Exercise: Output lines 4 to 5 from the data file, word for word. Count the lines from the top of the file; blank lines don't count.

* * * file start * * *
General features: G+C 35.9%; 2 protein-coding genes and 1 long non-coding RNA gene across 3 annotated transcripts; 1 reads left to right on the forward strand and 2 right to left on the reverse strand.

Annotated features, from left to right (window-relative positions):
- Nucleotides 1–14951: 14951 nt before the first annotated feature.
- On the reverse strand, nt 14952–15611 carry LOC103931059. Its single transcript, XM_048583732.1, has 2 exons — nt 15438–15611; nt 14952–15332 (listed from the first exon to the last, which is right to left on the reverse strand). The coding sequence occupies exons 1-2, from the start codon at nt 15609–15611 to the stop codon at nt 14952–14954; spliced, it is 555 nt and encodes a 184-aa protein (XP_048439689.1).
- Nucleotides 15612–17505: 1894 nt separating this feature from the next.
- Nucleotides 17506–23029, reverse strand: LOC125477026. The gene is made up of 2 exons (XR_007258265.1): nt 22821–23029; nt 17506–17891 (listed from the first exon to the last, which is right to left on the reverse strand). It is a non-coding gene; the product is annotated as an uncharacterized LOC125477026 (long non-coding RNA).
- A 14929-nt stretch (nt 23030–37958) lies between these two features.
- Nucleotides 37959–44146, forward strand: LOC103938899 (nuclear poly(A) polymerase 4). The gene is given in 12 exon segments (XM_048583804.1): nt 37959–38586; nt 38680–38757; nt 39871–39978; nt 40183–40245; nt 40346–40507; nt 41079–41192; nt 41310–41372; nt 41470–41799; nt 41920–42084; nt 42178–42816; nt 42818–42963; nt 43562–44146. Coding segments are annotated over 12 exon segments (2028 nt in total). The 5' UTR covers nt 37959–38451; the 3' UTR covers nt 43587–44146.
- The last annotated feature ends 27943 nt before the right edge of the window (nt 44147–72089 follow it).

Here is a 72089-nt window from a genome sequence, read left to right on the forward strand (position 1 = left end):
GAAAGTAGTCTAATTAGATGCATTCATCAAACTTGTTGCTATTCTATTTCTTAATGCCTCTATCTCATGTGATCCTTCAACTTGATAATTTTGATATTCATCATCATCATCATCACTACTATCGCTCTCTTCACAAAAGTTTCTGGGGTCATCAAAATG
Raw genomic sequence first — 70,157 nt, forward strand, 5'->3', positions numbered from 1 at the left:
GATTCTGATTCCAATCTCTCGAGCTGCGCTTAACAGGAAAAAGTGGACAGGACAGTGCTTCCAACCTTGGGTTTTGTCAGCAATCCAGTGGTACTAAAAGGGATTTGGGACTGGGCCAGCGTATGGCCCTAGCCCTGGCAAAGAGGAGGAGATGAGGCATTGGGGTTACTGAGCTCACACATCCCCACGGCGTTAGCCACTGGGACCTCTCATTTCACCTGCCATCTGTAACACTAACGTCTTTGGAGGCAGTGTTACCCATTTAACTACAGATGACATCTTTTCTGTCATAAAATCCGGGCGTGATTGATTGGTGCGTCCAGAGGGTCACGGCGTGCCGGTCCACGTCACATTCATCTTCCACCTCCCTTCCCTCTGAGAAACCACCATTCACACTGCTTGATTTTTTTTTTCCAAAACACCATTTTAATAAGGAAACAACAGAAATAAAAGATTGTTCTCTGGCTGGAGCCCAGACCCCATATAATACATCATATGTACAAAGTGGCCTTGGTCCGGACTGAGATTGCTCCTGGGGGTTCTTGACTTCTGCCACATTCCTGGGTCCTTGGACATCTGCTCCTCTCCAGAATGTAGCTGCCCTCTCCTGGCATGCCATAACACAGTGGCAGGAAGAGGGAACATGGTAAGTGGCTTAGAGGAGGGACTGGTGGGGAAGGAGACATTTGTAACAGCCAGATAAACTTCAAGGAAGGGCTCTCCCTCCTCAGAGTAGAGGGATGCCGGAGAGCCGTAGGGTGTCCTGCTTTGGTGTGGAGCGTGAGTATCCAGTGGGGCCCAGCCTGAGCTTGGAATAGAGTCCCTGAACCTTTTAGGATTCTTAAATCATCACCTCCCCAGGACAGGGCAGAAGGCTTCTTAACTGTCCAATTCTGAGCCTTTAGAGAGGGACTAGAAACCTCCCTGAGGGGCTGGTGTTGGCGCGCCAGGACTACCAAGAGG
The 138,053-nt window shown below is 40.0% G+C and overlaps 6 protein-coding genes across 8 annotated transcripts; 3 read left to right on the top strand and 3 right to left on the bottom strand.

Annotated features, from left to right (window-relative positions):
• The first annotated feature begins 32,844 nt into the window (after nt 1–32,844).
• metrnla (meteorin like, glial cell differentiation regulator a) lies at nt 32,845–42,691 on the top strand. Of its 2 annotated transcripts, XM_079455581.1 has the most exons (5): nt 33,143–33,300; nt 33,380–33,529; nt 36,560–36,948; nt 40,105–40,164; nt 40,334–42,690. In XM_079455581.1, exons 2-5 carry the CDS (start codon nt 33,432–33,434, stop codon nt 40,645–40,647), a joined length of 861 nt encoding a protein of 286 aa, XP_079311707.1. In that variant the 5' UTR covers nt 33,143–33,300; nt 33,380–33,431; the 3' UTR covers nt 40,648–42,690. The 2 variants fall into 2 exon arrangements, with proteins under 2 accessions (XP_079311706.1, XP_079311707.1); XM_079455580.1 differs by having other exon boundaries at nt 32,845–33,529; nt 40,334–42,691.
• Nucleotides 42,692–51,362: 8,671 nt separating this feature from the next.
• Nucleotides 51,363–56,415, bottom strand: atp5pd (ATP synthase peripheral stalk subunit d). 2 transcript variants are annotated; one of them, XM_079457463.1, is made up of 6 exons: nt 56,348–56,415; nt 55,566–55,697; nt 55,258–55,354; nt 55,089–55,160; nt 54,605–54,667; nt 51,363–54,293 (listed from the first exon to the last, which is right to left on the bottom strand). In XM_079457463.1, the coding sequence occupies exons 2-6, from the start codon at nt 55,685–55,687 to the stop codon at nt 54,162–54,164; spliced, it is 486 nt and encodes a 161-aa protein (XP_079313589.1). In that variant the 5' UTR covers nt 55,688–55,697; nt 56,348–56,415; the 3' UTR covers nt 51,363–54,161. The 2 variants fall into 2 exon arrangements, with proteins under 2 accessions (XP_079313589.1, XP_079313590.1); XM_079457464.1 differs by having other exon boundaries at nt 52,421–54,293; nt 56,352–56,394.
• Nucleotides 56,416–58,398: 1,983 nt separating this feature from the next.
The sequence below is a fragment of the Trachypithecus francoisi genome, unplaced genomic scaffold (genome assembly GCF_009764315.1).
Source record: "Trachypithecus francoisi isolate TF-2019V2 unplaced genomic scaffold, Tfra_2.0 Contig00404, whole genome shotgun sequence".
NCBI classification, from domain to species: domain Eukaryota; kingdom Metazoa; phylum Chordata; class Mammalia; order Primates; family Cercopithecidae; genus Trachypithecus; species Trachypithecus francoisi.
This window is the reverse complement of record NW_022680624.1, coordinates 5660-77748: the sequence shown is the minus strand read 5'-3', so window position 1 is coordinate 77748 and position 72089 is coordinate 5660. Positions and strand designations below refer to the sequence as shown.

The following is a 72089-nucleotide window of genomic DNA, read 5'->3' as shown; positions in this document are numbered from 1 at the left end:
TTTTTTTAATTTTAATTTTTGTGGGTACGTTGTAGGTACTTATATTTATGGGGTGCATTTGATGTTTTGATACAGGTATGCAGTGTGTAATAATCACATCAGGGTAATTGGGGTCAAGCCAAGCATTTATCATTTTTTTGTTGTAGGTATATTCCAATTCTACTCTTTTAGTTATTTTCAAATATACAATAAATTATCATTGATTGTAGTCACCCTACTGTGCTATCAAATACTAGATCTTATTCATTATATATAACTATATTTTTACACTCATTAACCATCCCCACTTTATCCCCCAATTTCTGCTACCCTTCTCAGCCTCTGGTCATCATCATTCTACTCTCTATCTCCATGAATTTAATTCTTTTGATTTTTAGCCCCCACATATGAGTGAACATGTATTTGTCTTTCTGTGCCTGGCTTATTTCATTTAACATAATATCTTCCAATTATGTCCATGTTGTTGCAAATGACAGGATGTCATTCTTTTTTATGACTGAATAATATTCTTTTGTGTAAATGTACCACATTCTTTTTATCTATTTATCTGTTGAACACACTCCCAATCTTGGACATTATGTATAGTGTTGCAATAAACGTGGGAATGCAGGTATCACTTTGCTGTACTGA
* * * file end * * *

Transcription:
- On the reverse strand, nt 14952–15611 carry LOC103931059. Its single transcript, XM_048583732.1, has 2 exons — nt 15438–15611; nt 14952–15332 (listed from the first exon to the last, which is right to left on the reverse strand). The coding sequence occupies exons 1-2, from the start codon at nt 15609–15611 to the stop codon at nt 14952–14954; spliced, it is 555 nt and encodes a 184-aa protein (XP_048439689.1).
- Nucleotides 15612–17505: 1894 nt separating this feature from the next.